Grayson’s technique approximates the alveolar cleft before the nasal molding. Both Figueroa’s and Liou’s methods achieve nasal and alveolar molding at the same time. Grayson’s technique, with emphasis on approximating the alveolar clefts before nasal molding, achieves the best preoperative nasal shape symmetry and skeletal base balance. However, it is also the most expensive and time-consuming method. Figueroa’s and Liou’s techniques of performing alveolar and nasal molding at the same time are simpler and less expensive methods.
The technique of NAM followed by us was a modified version of traditional Figueroa NAM method so that the frequent adjustments can be avoided which often lead to poor support of parents toward NAM therapy, also wherein alveolar and nasal molding are done at the same time. The rationale behind this was the acquired maternal estrogen before birth results in decrease in elasticity and increase in plasticity of cartilages. It has been assessed by Matsuo et al. that the temporary plasticity of nasal cartilage is believed to be caused by high levels of maternal hyaluronic acid, a component of the proteoglycan intercellular matrix, which is found circulating in the infant for several weeks after birth.[2,4] Advantages of NAM are the ability to guide the alveolar segments to a more normal position prior to surgery and reduction of the cleft gap facilitates the primary gingivoperiosteal closure of cleft defect because there is a greater probability that a complete osseous bridge formation will happen when cleft width is reduced. The combined action of NAM plate and nonsurgical lip approximation with lip taping results in a predictable correction of the nasal, alveolar, and soft-tissue deformities. As a result under surgical repair, the lip and nose heal under minimal tension with no or minimal scar formation.
There are few serious complications associated with NAM. The most common is irritation of the oral mucosal or gingival tissue. Intraoral tissues may ulcerate from pressure or rubbing. Common areas of breakdown are the frenum attachments, the anterior premaxilla, and the posterior fauces as the molding plate is retracted. The infant should be checked at each visit, and the molding plate should be properly relieved in all areas that are exerting excessive pressure. The intranasal lining of the nasal tip can become inflamed if too much force is applied by the upper lobe of the nasal stent. Notching along the alar rim can occur if the lower lobe is not positioned or shaped correctly. The area under the horizontal prolabium band can become ulcerated if the band is too tight.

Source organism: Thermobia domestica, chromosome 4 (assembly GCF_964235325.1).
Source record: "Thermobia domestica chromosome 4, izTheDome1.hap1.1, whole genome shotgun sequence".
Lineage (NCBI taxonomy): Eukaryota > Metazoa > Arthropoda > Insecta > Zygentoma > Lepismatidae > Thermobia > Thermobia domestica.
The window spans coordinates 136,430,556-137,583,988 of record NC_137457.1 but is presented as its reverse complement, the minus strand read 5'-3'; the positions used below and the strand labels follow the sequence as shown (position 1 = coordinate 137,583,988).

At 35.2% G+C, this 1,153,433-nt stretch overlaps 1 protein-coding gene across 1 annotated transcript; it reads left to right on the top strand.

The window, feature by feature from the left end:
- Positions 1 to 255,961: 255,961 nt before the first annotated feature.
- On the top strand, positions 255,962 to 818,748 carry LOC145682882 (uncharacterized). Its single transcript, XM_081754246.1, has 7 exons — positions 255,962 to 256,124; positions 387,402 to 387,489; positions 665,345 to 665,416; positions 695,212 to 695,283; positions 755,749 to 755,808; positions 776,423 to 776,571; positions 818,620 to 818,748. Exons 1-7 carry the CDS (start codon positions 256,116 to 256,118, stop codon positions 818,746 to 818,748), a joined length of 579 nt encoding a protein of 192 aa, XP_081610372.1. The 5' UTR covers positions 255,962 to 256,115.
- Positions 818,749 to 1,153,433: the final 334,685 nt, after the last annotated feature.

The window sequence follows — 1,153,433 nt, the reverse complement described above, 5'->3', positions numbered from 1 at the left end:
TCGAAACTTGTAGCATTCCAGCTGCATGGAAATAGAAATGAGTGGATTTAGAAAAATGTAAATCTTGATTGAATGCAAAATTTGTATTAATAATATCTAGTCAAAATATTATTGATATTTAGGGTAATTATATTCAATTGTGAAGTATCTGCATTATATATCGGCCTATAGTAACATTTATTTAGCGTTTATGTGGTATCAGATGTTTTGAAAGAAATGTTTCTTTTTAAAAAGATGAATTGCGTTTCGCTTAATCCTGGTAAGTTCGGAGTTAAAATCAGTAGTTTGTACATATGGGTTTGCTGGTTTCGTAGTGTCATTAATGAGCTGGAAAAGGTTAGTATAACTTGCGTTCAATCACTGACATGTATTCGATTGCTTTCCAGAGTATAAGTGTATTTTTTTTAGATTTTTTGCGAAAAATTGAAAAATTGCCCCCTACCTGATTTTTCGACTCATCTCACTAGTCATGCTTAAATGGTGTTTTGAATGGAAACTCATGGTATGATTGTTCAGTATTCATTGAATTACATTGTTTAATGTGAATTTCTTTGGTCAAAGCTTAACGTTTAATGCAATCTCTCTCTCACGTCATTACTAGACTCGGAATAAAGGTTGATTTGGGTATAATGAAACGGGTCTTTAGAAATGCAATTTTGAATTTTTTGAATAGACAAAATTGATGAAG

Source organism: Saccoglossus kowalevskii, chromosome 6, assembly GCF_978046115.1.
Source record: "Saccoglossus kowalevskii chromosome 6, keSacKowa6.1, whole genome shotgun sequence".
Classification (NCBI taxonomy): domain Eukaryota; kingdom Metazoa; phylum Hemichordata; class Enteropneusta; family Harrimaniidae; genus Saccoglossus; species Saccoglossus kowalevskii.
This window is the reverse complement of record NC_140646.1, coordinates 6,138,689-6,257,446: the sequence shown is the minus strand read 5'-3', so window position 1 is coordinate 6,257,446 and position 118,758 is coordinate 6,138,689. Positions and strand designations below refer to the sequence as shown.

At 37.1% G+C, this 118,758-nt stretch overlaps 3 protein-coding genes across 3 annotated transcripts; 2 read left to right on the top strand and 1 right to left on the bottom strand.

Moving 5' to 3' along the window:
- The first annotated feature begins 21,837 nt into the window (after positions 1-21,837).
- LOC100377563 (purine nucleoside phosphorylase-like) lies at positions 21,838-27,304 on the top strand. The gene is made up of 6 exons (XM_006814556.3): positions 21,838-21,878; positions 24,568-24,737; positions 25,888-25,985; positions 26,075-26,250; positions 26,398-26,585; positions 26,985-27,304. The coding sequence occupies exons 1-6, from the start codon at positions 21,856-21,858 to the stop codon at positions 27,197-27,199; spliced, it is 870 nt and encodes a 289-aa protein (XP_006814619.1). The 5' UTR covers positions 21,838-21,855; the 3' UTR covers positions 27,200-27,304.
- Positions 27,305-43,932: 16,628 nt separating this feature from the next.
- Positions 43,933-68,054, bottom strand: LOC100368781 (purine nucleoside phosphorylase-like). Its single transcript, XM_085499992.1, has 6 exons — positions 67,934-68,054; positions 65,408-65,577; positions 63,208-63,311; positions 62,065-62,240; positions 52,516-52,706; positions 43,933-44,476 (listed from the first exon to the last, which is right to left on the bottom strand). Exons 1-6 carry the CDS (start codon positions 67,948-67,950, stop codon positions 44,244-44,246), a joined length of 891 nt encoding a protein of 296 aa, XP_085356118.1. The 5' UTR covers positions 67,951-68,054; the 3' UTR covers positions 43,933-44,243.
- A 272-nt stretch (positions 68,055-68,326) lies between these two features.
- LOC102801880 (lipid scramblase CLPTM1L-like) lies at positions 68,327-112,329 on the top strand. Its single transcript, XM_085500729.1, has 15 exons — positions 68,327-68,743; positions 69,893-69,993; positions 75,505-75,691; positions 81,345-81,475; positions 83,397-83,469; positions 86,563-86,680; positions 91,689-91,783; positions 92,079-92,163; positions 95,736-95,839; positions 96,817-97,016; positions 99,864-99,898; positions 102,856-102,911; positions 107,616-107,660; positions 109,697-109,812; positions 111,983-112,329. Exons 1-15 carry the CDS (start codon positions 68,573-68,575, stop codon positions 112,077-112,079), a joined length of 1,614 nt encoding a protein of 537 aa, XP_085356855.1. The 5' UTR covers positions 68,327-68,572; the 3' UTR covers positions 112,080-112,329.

The most common area of soft-tissue irritation is the cheeks. The tapes should be removed slowly and carefully to avoid skin irritation. Tape removal solvents or warm water can facilitate the removal of tapes. If the tissue remains irritated, a skin barrier such as DuoDerm® or Tegaderm™ can be used as a base on which the tape-elastic retraction system can be attached. It is sometimes recommended that aloe vera gel be applied to the cheeks when changing tapes. Poor compliance by the parents can cause loss of valuable treatment time.
At the conclusion of our modified method of NAM therapy, we observed increase in nostril height and columellar angle and decrease in intersegmental distance, bi-alar width, and nostril width.
PNAM, when used prior to primary surgical lip repair, will give psychological reassurance to parents and child, enhance surgical outcome, reduce the need for revision surgeries in the future, and also reduce the overall cost of treatment. A well-executed PNAM process by a committed team of dentists and surgeons supported by good compliance of the parents and child may prove to be a boon for (CLAP) cleft lip, alveolus andpalate child. Results of PNAM are promising for a child with CLAP, hence are encouraged to be used promptly after the birth and continued till further specific corrective surgeries are performed.
Declaration of patient consent
The authors certify that they have obtained all appropriate patient consent forms. In the form the patient(s) has/have given his/her/their consent for his/her/their images and other clinical information to be reported in the journal. The patients understand that their names and initials will not be published and due efforts will be made to conceal their identity, but anonymity cannot be guaranteed.
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Conflicts of interest